This is necessary to maintain the current constitutional conventions protecting the confidentiality of advice tendered by Ministers and officials.

That is, in principle, a valid statutory ground (unless public interest considerations trump it).  But…..Iain Rennie is not an official or a Minister, but was rather a contractor to The Treasury.

But what about the advice to the Minister himself (or his office)?  Well, according to Treasury,  “Mr Rennie’s report has not been tendered to the Minister of Finance, nor has any other Treasury advice on this issue since the report was commissioned.”

So, the report which was requested by the Minister of Finance himself (he told a journalist so in April which is how news of the review became public), which was finalised more than six months ago, has not been sent to the Minister of Finance at all, and nor has any advice from Treasury been sent.  Since oral briefings are covered by the Official Information Act, we must then assume that a notoriously hands-on minister has no idea what is in a report he requested, and which was finished six months ago.   Perhaps, but it seems unlikely.

Treasury tries to claim in its letter “that this work was commissioned to inform Treasury’s post-election advice”.  But that certainly wasn’t the impression the Minister of Finance was giving in April, when this was presented as his own initiative.   But even if that story is true, it still isn’t grounds for withholding a six months old consultant’s report paid for with public money.  It is official information, and releasing the report is not the same –  at all –  as releasing Treasury’s views on it.

There were three external reviewers of the draft report.  Comments were sought from:

  • Charles Goodhart, an academic and former Bank of England official and MPC member,
  • Don Kohn, former vice-chair of the Fed, and currently a member of the Bank of England’s Financial Policy Committee, and
  • David Archer, former Assistant Governor of the Reserve Bank and now a senior official at the Bank for International Settlements.

The comments of the first two are withheld on the standard ground “to maintain the current constitutional conventions protecting the confidentiality of advice tendered by Ministers and officials”, but neither Goodhart nor Kohn is either an official (of New Zealand or –  in Goodhart’s case of anywhere) or a Minister, and these are comments on a draft report I’m seeking, not something ever likely to get as far as the Minister of Finance.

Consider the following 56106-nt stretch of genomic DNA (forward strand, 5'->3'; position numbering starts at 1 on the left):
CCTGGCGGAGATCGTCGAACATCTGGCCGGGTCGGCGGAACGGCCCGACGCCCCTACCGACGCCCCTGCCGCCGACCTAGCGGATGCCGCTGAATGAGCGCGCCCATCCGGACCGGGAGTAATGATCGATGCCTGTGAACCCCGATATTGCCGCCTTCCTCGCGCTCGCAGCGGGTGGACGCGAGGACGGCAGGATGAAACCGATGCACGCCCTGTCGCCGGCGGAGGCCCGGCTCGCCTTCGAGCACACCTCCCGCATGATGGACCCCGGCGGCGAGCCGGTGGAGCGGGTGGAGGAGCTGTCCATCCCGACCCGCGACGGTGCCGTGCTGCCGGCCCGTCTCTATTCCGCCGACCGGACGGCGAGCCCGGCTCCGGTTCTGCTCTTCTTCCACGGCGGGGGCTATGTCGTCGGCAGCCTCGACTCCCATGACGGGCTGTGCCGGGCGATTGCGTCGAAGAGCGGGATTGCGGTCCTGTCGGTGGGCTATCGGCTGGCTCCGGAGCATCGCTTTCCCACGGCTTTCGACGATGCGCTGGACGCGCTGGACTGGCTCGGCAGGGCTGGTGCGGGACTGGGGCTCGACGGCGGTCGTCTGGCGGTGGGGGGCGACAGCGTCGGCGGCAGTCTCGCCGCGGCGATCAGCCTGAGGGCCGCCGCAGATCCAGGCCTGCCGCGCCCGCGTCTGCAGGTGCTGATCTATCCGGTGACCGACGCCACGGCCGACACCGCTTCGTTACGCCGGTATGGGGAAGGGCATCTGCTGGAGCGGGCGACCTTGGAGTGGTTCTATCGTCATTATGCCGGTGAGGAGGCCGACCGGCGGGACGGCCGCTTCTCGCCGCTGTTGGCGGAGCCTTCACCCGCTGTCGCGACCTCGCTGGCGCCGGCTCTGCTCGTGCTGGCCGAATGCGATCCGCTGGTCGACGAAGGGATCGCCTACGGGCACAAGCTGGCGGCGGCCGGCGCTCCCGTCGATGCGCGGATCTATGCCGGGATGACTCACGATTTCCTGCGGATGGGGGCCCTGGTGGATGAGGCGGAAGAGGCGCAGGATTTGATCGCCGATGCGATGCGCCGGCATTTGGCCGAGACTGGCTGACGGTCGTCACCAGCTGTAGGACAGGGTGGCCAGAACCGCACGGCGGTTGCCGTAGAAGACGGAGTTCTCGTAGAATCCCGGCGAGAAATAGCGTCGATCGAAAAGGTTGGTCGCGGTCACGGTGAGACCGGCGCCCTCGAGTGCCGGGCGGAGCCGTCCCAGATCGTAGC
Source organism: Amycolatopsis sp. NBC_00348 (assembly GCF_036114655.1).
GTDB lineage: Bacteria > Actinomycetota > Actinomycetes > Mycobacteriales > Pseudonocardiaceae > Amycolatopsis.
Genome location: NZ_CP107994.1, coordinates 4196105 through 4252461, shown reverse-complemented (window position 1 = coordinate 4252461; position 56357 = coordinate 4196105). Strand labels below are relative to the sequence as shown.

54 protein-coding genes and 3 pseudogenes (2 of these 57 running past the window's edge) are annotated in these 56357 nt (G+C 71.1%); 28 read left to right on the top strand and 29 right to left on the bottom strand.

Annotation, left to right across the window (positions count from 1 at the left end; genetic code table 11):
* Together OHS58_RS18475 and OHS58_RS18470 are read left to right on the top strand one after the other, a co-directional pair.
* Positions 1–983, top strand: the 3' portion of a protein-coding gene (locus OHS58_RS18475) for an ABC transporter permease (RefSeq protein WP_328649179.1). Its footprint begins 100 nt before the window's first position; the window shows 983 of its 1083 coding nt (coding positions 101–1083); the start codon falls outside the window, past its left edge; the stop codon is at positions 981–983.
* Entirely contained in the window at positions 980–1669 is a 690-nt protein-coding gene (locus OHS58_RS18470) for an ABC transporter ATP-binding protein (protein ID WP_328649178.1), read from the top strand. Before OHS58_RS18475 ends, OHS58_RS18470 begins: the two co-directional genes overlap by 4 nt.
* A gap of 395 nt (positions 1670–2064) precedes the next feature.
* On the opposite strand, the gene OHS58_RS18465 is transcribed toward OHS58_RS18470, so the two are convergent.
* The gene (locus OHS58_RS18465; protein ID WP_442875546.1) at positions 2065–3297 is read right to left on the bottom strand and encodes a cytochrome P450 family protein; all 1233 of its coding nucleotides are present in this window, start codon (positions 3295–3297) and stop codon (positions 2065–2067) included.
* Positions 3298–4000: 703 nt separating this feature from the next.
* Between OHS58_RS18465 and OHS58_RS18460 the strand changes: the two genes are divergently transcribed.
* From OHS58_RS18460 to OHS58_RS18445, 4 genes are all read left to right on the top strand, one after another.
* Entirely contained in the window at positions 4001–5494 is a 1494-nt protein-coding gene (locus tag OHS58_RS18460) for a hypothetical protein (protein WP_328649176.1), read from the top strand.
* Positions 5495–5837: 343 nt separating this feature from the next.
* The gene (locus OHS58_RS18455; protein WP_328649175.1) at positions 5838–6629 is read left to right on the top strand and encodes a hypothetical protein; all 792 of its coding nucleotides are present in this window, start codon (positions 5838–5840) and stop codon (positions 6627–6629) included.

Archer’s comments are withheld on different grounds:

  • “the making available of that information would be likely to prejudice the entrusting of information to the Government of New Zealand on the basis of confidence by the Government of any other country or any agency of such a Governoment or by an international organisation”

But there is no indication that Archer was commenting on behalf of an international organisation, but rather was offering personal views (rather than confidential “information”).   It isn’t, say, confidential information about the business of, say, the BIS.

  • “to protect information which is subject to an obligation of confidence where the making available of the information would likely prejudice the supply of similar information or information from the same source and it is in the public interest that such information should continue to be supplied”.

There is no evidence that (a) Archer’s comments, made presumably in a personal capacity, were subject to an “obligation of confidence”, or (b) that publishing his comments on a draft report would make him less likely to provide such comments (not clearly “information” in any case) on future Treasury consultants’ reports on Reserve Bank issues.      And nor is there any reason why this clause should apply any more to Archer’s comments than to those of Goodhart and Kohn –  for which it has not been invoked.